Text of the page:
Needed for the production, repair and maintenance of bone immune function and to alleviate inflammation. 5-15µg/day needed (higher as individuals age). Apart from dairy (milk, yoghurt etc) high sources of vitamin D include cod liver oil, oily fish such as trout, portabello mushrooms and tofu.
Vitamin E is a powerful antioxidant and thus assists with reducing overall oxidative stress on the body. This can protect against heart disease, cancer and eye damage (macular degeneration). Too much however can lead to excessive bleeding. 7-10mg/day is sufficient. Strong sources include tofu, spinach, almonds, sunflower seeds and avocado.
Fat-soluble vitamin that is responsible for blood clotting and protein modification. 60-70µg/day. Sources include dried basil, green leafy vegetables, spring onions, chilli powder and asparagus.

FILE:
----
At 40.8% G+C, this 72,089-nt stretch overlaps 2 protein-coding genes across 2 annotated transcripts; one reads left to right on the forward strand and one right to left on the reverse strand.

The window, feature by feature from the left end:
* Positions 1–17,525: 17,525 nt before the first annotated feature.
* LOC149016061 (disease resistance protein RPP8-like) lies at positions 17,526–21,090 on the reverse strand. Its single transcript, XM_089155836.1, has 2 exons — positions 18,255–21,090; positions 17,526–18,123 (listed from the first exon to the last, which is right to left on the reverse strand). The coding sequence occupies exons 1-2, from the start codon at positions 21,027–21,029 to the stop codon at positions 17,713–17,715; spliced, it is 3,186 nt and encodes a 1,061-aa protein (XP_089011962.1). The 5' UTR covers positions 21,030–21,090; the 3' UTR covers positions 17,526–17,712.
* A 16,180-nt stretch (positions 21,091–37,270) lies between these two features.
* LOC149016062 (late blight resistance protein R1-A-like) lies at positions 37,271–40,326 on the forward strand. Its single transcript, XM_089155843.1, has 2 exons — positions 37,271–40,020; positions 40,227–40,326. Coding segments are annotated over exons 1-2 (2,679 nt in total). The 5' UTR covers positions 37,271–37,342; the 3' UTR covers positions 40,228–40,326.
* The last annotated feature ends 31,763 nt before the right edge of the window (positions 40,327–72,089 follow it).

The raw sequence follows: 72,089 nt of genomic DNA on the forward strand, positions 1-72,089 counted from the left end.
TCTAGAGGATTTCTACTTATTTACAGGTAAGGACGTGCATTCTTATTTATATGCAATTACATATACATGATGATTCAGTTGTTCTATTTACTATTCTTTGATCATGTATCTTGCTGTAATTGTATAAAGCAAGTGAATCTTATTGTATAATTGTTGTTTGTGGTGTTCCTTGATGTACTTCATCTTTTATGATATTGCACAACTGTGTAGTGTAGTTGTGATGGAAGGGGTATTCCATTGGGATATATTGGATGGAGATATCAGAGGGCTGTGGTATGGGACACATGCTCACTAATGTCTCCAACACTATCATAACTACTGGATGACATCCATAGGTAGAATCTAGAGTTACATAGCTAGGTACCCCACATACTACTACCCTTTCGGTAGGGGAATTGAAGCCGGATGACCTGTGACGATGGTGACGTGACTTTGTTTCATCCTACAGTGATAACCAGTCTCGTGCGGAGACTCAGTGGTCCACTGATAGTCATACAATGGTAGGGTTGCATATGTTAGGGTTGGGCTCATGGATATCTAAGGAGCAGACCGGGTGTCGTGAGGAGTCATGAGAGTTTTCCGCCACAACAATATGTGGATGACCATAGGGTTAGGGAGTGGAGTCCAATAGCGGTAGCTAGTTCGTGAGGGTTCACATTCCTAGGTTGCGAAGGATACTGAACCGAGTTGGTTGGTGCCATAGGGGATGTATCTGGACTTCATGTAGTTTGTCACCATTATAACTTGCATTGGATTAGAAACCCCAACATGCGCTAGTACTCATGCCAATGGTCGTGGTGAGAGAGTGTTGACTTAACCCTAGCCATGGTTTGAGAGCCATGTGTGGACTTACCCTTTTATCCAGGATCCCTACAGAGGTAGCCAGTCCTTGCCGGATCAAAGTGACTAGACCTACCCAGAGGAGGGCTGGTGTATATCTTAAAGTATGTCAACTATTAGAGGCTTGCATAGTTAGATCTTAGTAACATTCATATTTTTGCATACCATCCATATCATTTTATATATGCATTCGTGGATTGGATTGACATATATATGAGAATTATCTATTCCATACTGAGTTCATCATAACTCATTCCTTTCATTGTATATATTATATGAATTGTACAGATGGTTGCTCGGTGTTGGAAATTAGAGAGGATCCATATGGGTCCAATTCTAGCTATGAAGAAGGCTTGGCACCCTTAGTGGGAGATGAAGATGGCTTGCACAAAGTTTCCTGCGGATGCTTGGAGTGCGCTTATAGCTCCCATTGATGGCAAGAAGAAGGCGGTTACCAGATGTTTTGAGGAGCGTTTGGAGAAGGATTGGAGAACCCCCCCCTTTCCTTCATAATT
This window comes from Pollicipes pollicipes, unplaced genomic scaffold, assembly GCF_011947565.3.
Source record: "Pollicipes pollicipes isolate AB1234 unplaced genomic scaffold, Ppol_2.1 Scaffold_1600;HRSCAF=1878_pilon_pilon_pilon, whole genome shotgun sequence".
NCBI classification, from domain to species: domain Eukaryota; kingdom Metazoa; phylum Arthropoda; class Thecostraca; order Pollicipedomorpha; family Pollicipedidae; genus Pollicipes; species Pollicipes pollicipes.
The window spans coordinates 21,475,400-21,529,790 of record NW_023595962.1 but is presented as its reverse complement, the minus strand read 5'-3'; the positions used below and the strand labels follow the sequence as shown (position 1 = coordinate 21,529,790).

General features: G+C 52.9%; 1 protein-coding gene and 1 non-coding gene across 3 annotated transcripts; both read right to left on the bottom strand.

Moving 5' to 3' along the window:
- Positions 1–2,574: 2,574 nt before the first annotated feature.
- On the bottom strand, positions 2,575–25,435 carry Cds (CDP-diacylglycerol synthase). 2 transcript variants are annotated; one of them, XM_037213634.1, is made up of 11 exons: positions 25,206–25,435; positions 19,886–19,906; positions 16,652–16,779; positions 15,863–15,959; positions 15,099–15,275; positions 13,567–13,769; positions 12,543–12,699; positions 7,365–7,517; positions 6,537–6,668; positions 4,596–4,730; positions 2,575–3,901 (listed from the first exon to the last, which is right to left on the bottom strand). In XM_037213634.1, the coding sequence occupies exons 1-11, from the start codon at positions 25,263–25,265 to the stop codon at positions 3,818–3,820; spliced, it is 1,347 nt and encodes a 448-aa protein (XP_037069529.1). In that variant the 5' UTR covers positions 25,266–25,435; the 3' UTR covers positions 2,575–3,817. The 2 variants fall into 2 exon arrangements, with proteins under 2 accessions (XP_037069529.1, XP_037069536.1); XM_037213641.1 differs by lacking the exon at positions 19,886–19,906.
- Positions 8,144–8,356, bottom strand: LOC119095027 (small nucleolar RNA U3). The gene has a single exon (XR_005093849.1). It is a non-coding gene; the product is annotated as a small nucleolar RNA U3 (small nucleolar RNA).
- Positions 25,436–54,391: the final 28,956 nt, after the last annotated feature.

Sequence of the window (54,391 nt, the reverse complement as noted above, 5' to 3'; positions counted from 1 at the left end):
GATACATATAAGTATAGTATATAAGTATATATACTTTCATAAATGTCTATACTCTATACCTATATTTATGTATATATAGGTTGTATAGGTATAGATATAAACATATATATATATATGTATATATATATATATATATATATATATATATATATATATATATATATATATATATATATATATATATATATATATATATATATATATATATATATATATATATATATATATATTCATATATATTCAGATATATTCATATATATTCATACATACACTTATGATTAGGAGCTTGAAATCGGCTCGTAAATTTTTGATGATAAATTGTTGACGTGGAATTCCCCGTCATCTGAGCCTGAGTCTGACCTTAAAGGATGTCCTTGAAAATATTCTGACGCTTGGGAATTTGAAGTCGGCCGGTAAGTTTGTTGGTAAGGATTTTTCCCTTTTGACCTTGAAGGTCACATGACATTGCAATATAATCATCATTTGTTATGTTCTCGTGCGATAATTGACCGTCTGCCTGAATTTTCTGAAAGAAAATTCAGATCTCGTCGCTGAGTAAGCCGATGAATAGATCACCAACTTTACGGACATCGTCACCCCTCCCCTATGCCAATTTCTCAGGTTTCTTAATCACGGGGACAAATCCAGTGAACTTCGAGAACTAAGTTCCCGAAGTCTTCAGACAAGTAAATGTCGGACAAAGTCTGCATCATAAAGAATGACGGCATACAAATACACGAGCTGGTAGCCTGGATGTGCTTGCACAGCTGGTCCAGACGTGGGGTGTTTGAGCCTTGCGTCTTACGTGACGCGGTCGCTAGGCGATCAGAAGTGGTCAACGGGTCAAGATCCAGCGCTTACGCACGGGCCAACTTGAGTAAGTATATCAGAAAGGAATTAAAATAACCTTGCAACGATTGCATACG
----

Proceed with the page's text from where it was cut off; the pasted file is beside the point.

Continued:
Plays a vital role in healthy muscle function, nerve signalling and teeth and bone development and strength. 1000-1300mg/day is needed with older individuals needing more. Apart from dairy sources, green leafy vegetables, bok choi, tofu, broccoli, snap beans, okra and almonds are all great foods to derive your daily intake.
Plays a very important role in the regulation of thyroid hormones, which are vital for the body's metabolism. Deficiencies in iodine can lead to underactive thyroid glands and thus decreased metabolism leading to an increase in fat gain. 150µg a day is sufficient. Seaweed (depending on type) is a great source as well as cod. Baked potato with the skin, shrimp and turkey breast are also good sources.